New study finds two ears attuned to high frequencies help us find objects using echoes
The ability that some people have to use echoes to determine the position of an otherwise silent object, in a similar way to bats and dolphins, requires good high-pitch hearing in both ears, according to new research from the University of Southampton.
The study, published in Hearing Research, found that locating an object by listening to echoes, without moving the head, requires good hearing at high frequencies and in both ears. This builds on research published in 2013 by the team at the University's Institute of Sound & Vibration Research (ISVR) that demonstrated conclusively that some sighted and blind people could use echoes in this way. What wasn't clear until now was how important high-frequency hearing in both ears is.
Dr Daniel Rowan, lead author of the study, says: "We know that hearing echoes is very important in daily life for some blind people. Hearing loss, such as associated with getting older, usually reduces hearing at high frequencies in both ears. Some people can develop deafness in one ear. We wanted to get some insight into how much those particular forms of hearing loss might affect users of echoes to locate objects: our results suggest they would struggle."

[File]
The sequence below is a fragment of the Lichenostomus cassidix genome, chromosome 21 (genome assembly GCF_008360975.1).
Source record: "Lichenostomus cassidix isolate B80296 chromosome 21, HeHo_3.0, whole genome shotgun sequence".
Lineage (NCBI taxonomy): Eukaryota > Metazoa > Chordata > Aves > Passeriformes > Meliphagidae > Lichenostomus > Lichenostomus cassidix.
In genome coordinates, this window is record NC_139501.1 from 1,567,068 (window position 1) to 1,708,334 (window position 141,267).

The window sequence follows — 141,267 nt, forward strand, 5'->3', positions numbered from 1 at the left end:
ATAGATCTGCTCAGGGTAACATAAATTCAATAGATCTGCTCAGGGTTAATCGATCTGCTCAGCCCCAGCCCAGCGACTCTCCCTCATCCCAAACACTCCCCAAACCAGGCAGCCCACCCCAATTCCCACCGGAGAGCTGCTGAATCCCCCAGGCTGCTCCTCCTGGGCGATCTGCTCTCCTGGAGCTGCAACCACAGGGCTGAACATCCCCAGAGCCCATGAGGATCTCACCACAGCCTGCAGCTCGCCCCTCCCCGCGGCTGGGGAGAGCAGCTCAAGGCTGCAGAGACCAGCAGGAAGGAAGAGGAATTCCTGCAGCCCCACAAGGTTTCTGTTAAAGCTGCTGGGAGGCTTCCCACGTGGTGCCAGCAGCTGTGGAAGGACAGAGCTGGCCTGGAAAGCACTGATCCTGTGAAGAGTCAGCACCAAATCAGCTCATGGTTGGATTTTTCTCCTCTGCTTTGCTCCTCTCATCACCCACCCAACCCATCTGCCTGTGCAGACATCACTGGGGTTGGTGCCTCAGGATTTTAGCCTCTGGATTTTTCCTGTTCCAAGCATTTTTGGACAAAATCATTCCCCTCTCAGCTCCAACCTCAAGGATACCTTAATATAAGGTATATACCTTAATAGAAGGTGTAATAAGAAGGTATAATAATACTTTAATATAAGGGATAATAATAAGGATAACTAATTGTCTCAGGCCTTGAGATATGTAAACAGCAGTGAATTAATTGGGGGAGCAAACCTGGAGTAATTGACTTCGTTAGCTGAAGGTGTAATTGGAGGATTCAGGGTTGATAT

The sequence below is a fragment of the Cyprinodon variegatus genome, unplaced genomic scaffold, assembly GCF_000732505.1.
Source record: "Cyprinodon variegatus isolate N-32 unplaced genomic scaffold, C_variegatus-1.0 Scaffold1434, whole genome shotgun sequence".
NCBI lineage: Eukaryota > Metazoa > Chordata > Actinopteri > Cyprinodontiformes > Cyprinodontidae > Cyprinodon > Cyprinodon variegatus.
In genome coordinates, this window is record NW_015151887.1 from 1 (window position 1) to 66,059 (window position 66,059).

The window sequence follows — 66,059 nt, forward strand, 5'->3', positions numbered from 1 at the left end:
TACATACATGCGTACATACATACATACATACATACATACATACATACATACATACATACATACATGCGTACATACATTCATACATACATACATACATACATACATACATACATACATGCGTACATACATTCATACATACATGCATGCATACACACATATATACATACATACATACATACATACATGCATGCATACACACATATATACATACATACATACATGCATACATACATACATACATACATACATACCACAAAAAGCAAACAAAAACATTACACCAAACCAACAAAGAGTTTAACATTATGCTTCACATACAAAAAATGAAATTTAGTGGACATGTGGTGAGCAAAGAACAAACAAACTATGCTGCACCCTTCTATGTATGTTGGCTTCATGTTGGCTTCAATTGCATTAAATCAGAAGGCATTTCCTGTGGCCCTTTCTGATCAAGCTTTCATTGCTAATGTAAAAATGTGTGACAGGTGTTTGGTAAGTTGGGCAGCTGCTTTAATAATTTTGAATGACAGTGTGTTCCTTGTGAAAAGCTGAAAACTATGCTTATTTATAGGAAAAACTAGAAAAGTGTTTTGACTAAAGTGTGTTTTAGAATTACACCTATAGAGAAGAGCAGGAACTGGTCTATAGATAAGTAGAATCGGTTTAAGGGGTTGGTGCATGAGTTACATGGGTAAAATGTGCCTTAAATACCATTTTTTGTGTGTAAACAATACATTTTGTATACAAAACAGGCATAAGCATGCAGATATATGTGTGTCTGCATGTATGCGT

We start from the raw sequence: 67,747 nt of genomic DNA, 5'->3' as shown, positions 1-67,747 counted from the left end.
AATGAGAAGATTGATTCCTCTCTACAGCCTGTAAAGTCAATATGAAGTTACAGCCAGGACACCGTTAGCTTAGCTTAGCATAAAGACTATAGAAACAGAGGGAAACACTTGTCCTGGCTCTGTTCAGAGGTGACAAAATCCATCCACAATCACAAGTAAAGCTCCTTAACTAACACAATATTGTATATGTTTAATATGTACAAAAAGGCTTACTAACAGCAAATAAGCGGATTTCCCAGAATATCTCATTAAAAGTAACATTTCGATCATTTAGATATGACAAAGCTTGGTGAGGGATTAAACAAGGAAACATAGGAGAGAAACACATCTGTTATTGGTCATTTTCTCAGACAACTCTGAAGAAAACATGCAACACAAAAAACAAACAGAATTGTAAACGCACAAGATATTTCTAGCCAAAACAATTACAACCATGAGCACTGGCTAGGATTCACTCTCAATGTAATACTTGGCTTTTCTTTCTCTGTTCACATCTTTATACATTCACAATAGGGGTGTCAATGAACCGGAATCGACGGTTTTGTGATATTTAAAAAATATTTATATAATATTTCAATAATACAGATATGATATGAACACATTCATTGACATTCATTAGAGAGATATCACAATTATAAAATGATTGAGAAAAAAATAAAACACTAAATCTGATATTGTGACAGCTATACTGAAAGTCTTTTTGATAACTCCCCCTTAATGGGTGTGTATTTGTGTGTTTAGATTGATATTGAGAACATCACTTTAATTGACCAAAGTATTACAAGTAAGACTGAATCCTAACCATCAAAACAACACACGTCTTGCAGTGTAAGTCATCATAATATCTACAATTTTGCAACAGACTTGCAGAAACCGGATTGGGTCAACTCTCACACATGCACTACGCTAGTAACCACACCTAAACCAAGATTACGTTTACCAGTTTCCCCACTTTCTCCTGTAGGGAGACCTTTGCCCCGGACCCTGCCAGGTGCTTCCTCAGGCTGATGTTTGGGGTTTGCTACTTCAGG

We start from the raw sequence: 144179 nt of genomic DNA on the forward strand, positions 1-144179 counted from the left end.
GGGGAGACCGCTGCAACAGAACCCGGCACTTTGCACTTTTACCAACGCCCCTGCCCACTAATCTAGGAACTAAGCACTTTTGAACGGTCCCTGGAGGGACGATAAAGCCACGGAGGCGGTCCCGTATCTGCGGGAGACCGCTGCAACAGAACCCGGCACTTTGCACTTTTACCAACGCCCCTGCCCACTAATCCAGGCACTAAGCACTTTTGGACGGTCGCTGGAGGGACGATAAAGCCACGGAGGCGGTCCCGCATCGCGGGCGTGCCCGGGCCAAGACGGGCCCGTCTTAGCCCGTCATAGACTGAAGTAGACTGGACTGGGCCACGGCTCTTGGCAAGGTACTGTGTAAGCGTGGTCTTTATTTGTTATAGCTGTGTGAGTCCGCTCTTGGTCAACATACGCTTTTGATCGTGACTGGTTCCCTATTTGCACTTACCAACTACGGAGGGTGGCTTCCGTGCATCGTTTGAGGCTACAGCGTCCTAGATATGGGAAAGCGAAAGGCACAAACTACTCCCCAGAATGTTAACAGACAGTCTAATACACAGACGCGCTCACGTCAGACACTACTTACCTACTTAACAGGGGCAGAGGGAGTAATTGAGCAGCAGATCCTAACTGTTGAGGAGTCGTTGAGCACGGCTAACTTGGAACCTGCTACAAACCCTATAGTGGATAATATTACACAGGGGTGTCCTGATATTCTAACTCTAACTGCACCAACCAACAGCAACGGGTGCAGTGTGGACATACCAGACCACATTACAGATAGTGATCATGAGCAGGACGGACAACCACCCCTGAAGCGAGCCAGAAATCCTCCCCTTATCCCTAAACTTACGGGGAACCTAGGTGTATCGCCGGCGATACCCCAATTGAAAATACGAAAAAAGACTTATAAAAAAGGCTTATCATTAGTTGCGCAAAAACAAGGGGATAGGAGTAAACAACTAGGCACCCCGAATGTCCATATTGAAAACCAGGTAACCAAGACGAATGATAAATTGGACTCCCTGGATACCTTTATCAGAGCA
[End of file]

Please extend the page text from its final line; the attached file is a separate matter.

The researchers conducted a series of experiments with both sighted and blind people. In their most recent experiment, sighted people were asked if an object (in this case a flat MDF board) was to the left or right of them. The experiment used a 'virtual auditory space' technique originally created in ISVR's anechoic chamber, one of the quietest places on Earth, but reproduced for the participants over special earphones. This method allowed the researchers to remove audio and non-audio clues to the location of the object that are unrelated to echoes, such as the sounds and air movement associated with positioning the object.
Sounds were manipulated in various ways, simulating high-frequency hearing loss and single-sided deafness, as well as to check carefully that people were not finding cunning ways to use the echoes with one ear. People could locate the object accurately but only if they had good high-frequency hearing and in both ears.
Dr Rowan adds: "Hearing aid services tend to focus on how well a person can hear speech. Our research indicates that those services also need to take into account whether someone needs to hear echoes in their daily life. For example, they might need hearing aids in both ears, despite the emerging trend in some parts of the country to only fit one."
This work is currently being extended to detecting objects and using head movement to improve the localisation of objects. Initial results suggest a similar conclusion. A web-app will be launched later in the year for the public to try out the team's experiments themselves and see if they can 'make like a bat' too.